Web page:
- Multiple risks. Electric saws have high-power moving blades that can quickly cause traumatic injuries. However the chance of injury is small when properly maintained and used with care and attention. In addition to safety glasses, respirators (masks) and earplugs should be worn during use of electric saws.
- Fire. Heat guns and handheld torches can generate fires if used without proper attention to the work and surrounding areas.
- Burns. Make sure there’s cool running water nearby for burns. Use the lower-heat glue guns when possible. The tip of a soldering iron heats to about 400°F, hot enough to cause burns. It should be handled attentively. Steam irons (used in sewing) do get hot enough to cause burns.
- Sewing can cause a small prick from a needle, but sewing machines and sergers both have enough power to put a needle through a finger when used carelessly. Sergers also have blades that can cut a careless finger.
- Metalwork areas need welding screens or curtains to prevent eye damage in passersby. Visors should be worn while welding.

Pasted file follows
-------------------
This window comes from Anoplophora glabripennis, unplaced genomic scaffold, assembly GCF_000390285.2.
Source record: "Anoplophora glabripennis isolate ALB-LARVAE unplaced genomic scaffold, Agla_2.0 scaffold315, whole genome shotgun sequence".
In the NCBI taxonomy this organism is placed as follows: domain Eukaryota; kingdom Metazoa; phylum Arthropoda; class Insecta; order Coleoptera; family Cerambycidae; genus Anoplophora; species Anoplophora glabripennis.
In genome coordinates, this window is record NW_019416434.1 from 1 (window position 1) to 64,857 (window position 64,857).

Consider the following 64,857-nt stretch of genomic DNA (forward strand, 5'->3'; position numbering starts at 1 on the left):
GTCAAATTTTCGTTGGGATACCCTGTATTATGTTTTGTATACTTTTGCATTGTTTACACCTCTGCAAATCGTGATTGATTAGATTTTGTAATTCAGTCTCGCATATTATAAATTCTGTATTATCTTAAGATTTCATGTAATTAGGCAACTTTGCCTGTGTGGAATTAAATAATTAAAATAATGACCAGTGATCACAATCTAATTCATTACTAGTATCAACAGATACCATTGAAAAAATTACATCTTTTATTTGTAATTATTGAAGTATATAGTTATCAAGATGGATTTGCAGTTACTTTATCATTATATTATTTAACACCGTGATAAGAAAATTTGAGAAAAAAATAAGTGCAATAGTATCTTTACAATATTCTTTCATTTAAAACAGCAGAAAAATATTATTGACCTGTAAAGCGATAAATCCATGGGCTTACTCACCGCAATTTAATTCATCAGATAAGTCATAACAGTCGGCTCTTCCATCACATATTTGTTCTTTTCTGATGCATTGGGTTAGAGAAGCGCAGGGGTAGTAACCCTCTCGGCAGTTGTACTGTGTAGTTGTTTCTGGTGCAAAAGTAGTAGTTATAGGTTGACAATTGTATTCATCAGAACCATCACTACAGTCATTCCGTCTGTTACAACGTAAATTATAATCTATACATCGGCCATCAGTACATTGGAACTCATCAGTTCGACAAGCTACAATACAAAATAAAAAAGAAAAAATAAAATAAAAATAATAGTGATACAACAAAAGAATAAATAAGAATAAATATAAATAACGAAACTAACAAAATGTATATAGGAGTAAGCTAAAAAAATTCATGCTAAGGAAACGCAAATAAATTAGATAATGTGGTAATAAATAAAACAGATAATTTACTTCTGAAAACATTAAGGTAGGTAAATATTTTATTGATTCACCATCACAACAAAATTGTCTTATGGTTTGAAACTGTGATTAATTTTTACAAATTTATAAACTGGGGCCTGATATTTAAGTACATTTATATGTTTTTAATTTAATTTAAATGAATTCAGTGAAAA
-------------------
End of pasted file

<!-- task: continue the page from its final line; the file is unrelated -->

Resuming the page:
Makers who display, operate, or use any items that pose a danger to others — such as fire (including all heat-producing or open-flame devices, candles, lamps, etc.), explosions, internal combustion, flammable liquids, compressed gases, hazardous chemicals, launches, sharp or otherwise dangerous materials or tools — will have to explain what they’ll do to keep others safe when they exhibit their project to others. Whether or not your showcase event will require a written Safety Plan, creating one is a wise habit to establish among your students. We’ve included a template for a Safety Plan in the Resources chapter.
Safety plans make you and your students more confident that you are all aware of the foreseeable risks, considered possible consequences, and have taken all the precautions you could to ensure everyone’s safety.
At Maker Faire, safety plans are necessary for any projects that would display, operate, or use any of these:
- Lamps and other heat-producing devices including hot glue guns
- Open flames, burners, candles, etc.
- Internal-combustion engines
- Flammable liquids, compressed gases, or dangerous chemicals including propane and helium
- Any potentially hazardous electrical / mechanical device or chemical / biological substance
Safety plans typically include a description of the exhibit or demonstration, the names, qualifications and previous experience of people working the exhibit, a description of general safety precautions, and the emergency plan. If the project includes fire, the safety plan should also describe the fuel source, how much is onsite, where and how it is stored, how much is burning and in what amount of time it burns, and if the valve has an electronic propane sniffer.
By the way, there’s usually a different process for people who plan to serve food to people they don’t know (the public), which involves getting a city permit.